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Professor Takes Sociological Look
at Dog-Human Interaction
November 1, 1999

Clint Sanders knows dogs, works with dogs, loves dogs. Since he was 12 years old, he has always owned dogs, although he may prefer to say "lived with," rather than "owned."

For more than a decade, Sanders, a professor of sociology, also has researched dogs, though not in the usual sense. Instead, he has looked at how people relate to and interact with dogs from a sociological point of view.

"Living with pets is an important part of life, and pet owners - most of them, anyway - view their pets as individuals, as members of the family. My research takes this and looks at it on another level. It legitimizes what people feel about their pets," says Sanders, who has turned his research into a new book, Understanding Dogs: Living and Working with Canine Companions (1999, Temple University Press).

What Sanders has learned through his research, in fact, persuades him that "our animal companions are thoughtful, emotional, intentional, and empathetic partners with us in our social world." Through his years of work in the field, observing canine behavior first hand, Sanders says there is "massive evidence" that dogs think and "can see things through."

As a sociologist, Sanders takes it one step further. "They're part of society," he says. "We live in a mixed species society. Dogs are not small, funny, slightly retarded people, they're dogs. They think differently than we do, and it's important for me - for us - to understand them.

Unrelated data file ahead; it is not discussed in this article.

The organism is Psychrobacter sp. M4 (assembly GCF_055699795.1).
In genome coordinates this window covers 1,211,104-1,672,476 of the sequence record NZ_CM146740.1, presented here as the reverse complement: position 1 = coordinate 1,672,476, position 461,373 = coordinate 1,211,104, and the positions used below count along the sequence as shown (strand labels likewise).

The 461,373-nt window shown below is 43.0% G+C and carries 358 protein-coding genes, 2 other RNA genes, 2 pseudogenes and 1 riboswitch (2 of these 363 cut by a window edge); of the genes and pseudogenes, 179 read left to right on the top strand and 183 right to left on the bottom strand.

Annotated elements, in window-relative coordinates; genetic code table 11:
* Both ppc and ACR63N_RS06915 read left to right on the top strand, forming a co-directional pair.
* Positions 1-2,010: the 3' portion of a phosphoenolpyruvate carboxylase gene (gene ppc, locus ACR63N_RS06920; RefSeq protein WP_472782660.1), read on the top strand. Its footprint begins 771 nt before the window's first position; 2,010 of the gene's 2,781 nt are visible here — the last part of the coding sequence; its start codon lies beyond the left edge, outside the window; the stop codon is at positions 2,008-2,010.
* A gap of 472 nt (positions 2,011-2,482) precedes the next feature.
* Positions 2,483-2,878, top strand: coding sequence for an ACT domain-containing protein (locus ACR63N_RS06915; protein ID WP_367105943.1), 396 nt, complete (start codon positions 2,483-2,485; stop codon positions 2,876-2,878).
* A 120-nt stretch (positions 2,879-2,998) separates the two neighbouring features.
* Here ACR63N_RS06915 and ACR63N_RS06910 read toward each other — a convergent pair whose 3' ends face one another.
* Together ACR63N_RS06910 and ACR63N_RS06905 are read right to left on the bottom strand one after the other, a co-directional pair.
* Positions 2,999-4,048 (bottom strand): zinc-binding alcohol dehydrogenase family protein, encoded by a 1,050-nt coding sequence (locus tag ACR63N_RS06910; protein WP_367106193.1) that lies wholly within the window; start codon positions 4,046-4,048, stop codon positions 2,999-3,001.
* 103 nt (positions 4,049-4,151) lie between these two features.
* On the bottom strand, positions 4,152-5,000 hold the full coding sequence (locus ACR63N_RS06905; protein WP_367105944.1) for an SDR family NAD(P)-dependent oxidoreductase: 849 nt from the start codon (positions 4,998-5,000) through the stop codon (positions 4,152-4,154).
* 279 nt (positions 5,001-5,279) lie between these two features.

"Social inequality is a continuous process because of mutual ignorance. If we treat them - dogs or other people - more sensibly, we can live in a more humane society. We can get along better.

"If society makes any sense at all, it is in understanding the interactions between different people," says Sanders who, as part of his research, worked part-time in a veterinarian's office for one year, as well as at guide dog training schools and obedience schools.

Sanders previously co-authored two books: Regarding Animals (1996, Temple University Press), and Customizing the Body: The Art and Culture of Tattooing (1990), a book about the art of tattoos and body piercing.

Sanders, whose book includes chapters on the interaction between dogs and the everyday owner, the guide dog owner, the guide dog trainer and the veterinarian, found several distinctions - and many similarities - between the different human groups.

He was especially touched by the reliance of guide dog owners on their pets; they interacted with their dogs in much the same way as would everyday owners but, at the same time, relied on them for their day-to-day existence.

Richard Veilleux